3. Excellent post. We rarely think of the realities of what those people went through as we gorge ourselves with food and make our big shopping plans. We see images of happy people with buckles on their hats sitting down at a large, full table with some happy natives in deerskin suits and feather head dresses as if it were some sort of costume party. I’m sure the real scene is far from what we’ve come to think of it as through the depictions ad agencies have designed. I just started following your blog. So happy I did. Have a wonderful Thanksgiving.

    Liked by 1 person

  4. We all learned in school the hardships the pilgrims had to endure, at least I did. I think we honor the pilgrims that did make it through. We celebrate their bravery, and thank them for forging a future for the rest of us. I am sure they wanted a better life for their children and those that would come after them. :o)

    Liked by 2 people

    • yay! so glad you learned about it! unfortunately learning history from primary sources and learning truth is becoming rare. what a wonderful time thanksgiving is. giving thanks is something to be celebrated around the world because of so many stories from the past and present! happy thanksgiving! i hope it is a wonderful one for you!

      Like

  5. It struck me that those who have suffered the most are also those who give ‘thanks’ the most for they remember their deliverance from ‘what might have been’. – like the Passover celebration ‘This day shall be a day of remembrance for you’ Exodus 14.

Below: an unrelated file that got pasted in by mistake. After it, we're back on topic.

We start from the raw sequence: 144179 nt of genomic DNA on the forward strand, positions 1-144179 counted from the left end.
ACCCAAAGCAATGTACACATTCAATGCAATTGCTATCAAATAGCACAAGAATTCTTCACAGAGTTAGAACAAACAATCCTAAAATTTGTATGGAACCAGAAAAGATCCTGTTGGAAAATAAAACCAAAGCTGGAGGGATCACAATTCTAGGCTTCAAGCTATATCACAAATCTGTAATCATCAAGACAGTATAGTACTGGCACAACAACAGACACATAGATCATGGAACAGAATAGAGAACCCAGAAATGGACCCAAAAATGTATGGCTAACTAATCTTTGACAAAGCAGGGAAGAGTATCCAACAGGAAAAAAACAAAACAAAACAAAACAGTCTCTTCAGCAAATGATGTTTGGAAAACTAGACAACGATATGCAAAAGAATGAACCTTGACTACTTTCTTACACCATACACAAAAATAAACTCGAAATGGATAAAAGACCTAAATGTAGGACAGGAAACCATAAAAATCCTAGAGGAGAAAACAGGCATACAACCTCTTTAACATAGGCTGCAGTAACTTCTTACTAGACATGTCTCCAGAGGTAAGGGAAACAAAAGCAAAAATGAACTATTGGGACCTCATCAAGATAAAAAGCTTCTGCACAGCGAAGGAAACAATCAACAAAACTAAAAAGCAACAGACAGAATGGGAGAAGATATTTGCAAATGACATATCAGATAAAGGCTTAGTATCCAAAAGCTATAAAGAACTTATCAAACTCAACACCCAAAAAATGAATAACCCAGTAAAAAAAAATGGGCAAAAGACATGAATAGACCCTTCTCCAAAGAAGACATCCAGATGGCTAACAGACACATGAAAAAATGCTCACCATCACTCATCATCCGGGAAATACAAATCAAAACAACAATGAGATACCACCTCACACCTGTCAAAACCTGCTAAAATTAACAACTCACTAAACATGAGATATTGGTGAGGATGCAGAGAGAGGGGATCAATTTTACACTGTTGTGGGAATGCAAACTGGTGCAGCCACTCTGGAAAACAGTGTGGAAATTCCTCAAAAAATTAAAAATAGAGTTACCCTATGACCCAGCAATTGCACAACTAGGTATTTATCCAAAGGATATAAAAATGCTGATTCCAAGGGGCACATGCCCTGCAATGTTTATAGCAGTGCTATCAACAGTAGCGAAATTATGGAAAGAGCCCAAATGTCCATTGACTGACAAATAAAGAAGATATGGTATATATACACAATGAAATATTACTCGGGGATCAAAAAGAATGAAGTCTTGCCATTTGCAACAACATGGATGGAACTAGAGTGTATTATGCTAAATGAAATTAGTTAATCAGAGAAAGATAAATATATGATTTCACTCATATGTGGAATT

Looking forward to next instalment.
    I too need to start my personal day of thanksgiving.

    Like

  6. Thank-you for another installment of a very interesting series. Since we in Canada have already celebrated our Thanksgiving, I can now enjoy a second as I help my southern neighbors celebrate theirs. And that in itself sounds like a very Thanksgiving type of thing to do. God bless.

    Liked by 1 person

  7. So interesting to read about the Pilgrim Fathers from the other end…. I am a Scot, living all my married life in England, and I am married to a Pagdin. I have researched this unusual name quite deeply, and discovered they had links to the group from around Blyth who moved to Antwerp, then returned, some of them to eventually sail in the Mayflower. We have often wondered if some perhaps married ex-Pagdin girls were among them…. we know there was a Pagdin baby born in Boston around the time when they all went to Antwerp… but records are scarce, and now that we live in Spain, access is difficult. Am enjoying reading about it. Thank you!!

    Liked by 1 person

  8. We forget in our modern day and age, what troubles and hardships North America and it’s inhabits had to go through to forge the great land we have today. The rights and freedoms we are thankful for today came at great cost to those who came before us. Thanks for posting this article, we rarely think about the traditions we celebrate and how it came to be.

    Liked by 1 person

Leave a Reply

Please log in using one of these methods to post your comment:

WordPress.com Logo

You are commenting using your WordPress.com account. Log Out / Change )

Twitter picture

You are commenting using your Twitter account. Log Out / Change )

Facebook photo

You are commenting using your Facebook account. Log Out / Change )

Google+ photo

You are commenting using your Google+ account. Log Out / Change )

Connecting to %s